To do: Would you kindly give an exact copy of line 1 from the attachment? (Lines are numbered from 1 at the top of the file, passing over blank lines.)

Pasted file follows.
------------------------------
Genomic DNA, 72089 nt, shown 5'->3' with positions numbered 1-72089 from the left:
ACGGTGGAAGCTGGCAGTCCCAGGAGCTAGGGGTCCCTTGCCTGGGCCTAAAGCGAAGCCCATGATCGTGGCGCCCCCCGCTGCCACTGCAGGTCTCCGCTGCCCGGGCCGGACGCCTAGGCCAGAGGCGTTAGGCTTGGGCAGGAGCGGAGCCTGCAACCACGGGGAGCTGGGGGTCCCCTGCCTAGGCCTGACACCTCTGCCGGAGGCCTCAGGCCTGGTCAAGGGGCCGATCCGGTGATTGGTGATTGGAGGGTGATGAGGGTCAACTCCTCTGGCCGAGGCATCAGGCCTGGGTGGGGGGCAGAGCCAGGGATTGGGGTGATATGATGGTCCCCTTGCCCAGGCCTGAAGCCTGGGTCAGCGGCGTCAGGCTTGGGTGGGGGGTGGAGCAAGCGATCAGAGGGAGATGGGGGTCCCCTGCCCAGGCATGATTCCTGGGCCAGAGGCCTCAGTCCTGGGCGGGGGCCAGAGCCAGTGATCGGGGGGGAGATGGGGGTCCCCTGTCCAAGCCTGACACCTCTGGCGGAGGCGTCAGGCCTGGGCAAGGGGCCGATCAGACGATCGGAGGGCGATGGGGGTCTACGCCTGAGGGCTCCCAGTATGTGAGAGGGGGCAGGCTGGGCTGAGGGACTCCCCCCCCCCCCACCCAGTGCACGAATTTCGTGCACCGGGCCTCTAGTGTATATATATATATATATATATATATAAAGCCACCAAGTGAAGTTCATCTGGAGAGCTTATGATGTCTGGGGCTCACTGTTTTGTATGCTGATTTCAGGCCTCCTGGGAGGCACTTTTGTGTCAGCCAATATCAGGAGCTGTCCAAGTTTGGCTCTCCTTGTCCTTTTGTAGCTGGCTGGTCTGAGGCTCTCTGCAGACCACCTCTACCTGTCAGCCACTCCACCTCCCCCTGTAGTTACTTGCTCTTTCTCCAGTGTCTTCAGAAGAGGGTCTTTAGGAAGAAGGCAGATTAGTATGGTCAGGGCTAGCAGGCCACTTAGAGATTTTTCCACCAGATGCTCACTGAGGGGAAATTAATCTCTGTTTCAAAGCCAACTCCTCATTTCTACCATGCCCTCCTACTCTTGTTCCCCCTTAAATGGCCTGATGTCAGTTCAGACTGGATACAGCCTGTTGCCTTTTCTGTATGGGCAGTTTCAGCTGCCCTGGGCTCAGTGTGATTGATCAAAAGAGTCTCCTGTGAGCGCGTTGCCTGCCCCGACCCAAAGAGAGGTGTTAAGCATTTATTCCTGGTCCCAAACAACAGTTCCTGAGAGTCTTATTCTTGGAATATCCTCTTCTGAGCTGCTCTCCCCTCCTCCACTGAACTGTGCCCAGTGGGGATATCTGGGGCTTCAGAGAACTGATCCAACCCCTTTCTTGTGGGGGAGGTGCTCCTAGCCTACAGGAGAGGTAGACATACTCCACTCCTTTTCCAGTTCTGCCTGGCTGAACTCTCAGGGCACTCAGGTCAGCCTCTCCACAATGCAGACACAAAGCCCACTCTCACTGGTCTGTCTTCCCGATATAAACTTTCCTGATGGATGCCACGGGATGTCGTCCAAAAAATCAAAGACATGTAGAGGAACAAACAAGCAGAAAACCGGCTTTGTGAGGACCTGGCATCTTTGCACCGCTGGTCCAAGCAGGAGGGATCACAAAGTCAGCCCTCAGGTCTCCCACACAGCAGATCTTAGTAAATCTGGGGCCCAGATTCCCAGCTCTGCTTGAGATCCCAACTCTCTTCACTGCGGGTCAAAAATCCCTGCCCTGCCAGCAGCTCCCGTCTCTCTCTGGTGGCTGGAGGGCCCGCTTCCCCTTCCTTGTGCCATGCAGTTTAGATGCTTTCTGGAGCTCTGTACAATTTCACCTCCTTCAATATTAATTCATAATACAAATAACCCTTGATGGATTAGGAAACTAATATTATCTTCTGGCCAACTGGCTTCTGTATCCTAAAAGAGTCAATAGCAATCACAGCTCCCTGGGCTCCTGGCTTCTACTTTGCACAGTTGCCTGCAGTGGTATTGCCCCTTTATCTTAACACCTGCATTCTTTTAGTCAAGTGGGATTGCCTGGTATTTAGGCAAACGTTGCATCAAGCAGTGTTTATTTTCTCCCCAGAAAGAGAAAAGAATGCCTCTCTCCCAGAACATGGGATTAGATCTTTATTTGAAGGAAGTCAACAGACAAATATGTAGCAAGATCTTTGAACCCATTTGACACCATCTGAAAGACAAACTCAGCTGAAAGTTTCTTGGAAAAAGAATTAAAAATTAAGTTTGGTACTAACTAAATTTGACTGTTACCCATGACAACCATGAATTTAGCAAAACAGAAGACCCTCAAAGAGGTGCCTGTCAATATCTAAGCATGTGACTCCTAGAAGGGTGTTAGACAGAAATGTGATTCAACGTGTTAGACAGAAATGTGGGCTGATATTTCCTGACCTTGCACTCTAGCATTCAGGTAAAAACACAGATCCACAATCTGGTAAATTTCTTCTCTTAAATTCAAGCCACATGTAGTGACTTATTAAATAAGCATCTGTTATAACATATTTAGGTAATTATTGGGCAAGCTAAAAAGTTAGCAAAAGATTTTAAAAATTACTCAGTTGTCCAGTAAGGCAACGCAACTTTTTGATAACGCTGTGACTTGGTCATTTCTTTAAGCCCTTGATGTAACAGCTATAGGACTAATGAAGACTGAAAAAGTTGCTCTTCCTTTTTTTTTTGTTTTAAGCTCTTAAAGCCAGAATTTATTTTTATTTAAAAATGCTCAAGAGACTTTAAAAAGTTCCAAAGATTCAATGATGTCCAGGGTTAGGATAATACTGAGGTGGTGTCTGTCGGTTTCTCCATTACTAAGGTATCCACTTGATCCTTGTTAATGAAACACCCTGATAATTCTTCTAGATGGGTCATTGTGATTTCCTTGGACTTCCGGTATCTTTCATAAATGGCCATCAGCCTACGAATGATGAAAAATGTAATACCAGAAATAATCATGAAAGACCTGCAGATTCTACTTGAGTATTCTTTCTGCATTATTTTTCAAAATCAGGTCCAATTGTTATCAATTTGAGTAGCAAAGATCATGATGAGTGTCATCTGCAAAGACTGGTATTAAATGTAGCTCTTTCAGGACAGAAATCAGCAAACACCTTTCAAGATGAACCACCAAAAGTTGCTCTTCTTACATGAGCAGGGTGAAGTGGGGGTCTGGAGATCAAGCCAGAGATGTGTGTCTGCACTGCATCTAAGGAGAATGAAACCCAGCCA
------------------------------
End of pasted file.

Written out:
Genomic DNA, 72089 nt, shown 5'->3' with positions numbered 1-72089 from the left: